Go on ‘stick with it’ they say.

Good advice?  Well actually… no.

Sticking with something can become counterproductive after a while. And it’s sooner than you think.

In fact, clever boffins have worked out something called ‘Optimal Stopping Theory’  …..

Which basically means the amount of time you’ll stick with something before you stop -make a decision – or quit.

Think about it:

When shopping for a new top you won’t look at every item in the store.

You’ll try so many then decide.

If you’re looking for love, you won’t want to date every available person.

If you move to a new area you probably won’t eat in every restaurant before deciding on your favourite.

And here’s the spooky part. The answer to all of the above is exactly the same.


Yes – if there are 22 tops to try, you’ll make your mind up after picking 8.

If you’re up for dating 40 people, you’ll meet the love of your life after 15.

And if there are 16 restaurants in your new town, you’ll find your absolute favourite after munching in just 6.

So, don’t beat yourself up if you’ve thrown in the towel after 37 of a possible 100 attempts.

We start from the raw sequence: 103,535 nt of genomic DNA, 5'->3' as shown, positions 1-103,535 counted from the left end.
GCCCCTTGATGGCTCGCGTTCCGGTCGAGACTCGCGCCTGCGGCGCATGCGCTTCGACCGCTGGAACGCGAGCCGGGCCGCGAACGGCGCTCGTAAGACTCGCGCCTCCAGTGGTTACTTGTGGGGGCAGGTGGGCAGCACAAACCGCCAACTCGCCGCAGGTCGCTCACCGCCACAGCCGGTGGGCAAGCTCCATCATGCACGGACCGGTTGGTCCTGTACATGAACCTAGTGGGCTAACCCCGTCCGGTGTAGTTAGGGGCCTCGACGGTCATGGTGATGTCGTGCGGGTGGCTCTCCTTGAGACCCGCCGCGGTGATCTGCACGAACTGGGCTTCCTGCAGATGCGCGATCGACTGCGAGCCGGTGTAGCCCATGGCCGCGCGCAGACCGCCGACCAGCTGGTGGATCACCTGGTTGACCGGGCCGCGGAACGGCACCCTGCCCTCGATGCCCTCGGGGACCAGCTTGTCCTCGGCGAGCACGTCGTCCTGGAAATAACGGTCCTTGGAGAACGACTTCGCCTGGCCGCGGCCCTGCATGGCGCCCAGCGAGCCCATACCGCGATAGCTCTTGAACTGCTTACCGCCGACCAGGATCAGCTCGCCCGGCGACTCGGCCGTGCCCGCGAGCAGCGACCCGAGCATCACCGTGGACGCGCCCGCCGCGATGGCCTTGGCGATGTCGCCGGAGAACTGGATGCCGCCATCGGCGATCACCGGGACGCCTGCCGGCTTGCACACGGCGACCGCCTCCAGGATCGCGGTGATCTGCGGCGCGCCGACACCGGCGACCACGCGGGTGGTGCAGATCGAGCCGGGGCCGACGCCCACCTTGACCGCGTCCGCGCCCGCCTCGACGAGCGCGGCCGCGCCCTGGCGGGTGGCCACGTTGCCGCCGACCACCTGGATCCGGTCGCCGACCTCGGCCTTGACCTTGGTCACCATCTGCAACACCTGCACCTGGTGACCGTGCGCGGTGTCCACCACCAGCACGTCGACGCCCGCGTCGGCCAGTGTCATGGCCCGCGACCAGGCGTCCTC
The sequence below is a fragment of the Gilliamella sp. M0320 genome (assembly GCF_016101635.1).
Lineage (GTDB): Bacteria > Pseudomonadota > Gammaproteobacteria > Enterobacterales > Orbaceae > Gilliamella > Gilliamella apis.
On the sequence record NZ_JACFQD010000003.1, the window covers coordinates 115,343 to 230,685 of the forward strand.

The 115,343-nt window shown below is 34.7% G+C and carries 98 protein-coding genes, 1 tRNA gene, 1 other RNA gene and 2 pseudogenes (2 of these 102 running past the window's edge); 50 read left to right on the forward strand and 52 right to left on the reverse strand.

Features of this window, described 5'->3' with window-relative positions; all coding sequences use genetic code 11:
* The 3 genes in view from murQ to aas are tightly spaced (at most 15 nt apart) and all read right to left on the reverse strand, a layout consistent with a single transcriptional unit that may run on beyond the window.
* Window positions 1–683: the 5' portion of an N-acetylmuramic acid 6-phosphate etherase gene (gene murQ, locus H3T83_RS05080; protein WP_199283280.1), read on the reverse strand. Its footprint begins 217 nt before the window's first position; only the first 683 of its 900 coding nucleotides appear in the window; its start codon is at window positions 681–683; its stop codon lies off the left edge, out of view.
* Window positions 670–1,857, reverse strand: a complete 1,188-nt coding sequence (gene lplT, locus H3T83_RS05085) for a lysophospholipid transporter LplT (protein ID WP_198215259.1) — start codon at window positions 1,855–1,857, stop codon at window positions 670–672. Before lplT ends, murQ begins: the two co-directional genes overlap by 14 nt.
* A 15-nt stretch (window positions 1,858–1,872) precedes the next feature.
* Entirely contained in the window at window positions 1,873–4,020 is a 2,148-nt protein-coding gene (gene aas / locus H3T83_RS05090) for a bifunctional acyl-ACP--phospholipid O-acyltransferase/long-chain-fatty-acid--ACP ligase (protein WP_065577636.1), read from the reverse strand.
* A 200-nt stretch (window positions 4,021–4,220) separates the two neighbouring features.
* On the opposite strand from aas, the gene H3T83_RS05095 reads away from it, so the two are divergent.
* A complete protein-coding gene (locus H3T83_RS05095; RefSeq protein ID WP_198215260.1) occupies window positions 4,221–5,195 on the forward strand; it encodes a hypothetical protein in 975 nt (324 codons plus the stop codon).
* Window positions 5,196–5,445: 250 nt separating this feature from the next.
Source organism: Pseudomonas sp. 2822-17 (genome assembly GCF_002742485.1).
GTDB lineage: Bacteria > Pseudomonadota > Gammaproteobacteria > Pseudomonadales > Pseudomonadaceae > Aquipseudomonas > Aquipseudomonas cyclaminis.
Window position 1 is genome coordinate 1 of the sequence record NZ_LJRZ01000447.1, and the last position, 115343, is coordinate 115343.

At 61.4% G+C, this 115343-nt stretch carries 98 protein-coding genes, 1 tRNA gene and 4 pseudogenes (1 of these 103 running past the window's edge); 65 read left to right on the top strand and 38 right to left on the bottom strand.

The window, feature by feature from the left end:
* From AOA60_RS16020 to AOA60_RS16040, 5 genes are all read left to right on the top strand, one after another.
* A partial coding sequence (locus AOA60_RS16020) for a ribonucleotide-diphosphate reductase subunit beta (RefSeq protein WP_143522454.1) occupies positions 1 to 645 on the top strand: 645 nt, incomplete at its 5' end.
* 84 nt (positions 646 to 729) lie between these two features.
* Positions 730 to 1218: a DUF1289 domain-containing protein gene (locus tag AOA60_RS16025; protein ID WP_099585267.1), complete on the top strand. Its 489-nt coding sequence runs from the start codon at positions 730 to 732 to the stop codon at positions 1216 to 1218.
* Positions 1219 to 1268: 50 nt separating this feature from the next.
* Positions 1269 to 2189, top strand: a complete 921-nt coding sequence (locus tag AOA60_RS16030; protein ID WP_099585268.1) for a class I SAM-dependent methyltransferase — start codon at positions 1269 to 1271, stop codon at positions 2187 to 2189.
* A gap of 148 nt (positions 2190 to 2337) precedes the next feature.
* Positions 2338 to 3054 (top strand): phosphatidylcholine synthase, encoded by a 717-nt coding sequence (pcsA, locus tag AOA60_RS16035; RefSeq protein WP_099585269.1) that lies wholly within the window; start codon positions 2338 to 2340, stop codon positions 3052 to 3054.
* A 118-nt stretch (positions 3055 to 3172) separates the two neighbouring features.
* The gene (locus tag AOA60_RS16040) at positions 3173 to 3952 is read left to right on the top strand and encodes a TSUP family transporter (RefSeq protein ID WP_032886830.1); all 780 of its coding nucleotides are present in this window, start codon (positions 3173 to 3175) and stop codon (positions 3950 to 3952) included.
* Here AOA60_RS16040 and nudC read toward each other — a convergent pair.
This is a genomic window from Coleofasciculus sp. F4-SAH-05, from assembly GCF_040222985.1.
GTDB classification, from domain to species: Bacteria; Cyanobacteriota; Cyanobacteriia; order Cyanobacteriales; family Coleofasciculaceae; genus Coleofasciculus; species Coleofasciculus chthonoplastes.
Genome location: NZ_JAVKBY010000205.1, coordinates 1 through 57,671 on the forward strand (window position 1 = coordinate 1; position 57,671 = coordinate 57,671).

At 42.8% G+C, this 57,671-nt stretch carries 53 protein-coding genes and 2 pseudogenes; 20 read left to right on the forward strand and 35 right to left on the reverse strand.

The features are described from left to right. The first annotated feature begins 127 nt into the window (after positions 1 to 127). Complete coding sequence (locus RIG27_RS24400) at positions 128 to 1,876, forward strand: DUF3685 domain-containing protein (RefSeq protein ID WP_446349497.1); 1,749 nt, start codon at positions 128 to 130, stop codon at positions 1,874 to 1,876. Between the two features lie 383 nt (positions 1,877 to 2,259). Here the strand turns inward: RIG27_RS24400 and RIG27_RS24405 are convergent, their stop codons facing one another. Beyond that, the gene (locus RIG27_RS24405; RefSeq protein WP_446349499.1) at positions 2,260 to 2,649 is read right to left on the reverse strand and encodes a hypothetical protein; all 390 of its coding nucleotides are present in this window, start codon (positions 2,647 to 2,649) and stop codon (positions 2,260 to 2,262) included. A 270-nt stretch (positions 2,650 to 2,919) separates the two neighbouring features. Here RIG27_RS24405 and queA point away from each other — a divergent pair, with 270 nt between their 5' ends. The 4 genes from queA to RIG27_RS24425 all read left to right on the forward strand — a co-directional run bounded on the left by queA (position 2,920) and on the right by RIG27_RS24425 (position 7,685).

You’re not a quitter – it’s maths.

Be Brilliant!


PS If you have a wife like mine you’ve every right to refute the only ‘8 out of 22 tops’ statistic. I empathise with you that given a choice of 22 she’ll still manage to try on 36!

PPS I’d love to hear your thoughts on ‘Optimal Stopping Theory’.


  1. February 15th 2018 by Ian Pearson

    Any thoughts on whether this works in business decision making? If you have an hour, spend 22 minutes in brainstorming an idea and then the rest of the time honing the best of those ideas.

  2. February 16th 2018 by jonathan turner

    Hi Michael


    So I’m going to make a bold assumption here… the clever boffins who came up with 37% used a mean average to determine that score.

    All based on that simple assumption we should each strive to try 38% of things. That way we’ll be pushing the mean average up, becoming more productive, achieving more things, delighting in new experiences or perhaps learning a little more than we otherwise would’ve done.

    Of course, not everyone will try for 38% (or more…!) and therefore the ones that do will stand out. Perhaps their tenacity and leadership, their willingness to try things will motivate others to strive for better.

    Imagine if we could all train our ‘frustration muscle’ to go a little bit further. We’d have a World of people achieving more and being a little less frustrated.

    Just a thought and based on a bold assumption!

    Motivational as ever Michael, thank you

    Keep well

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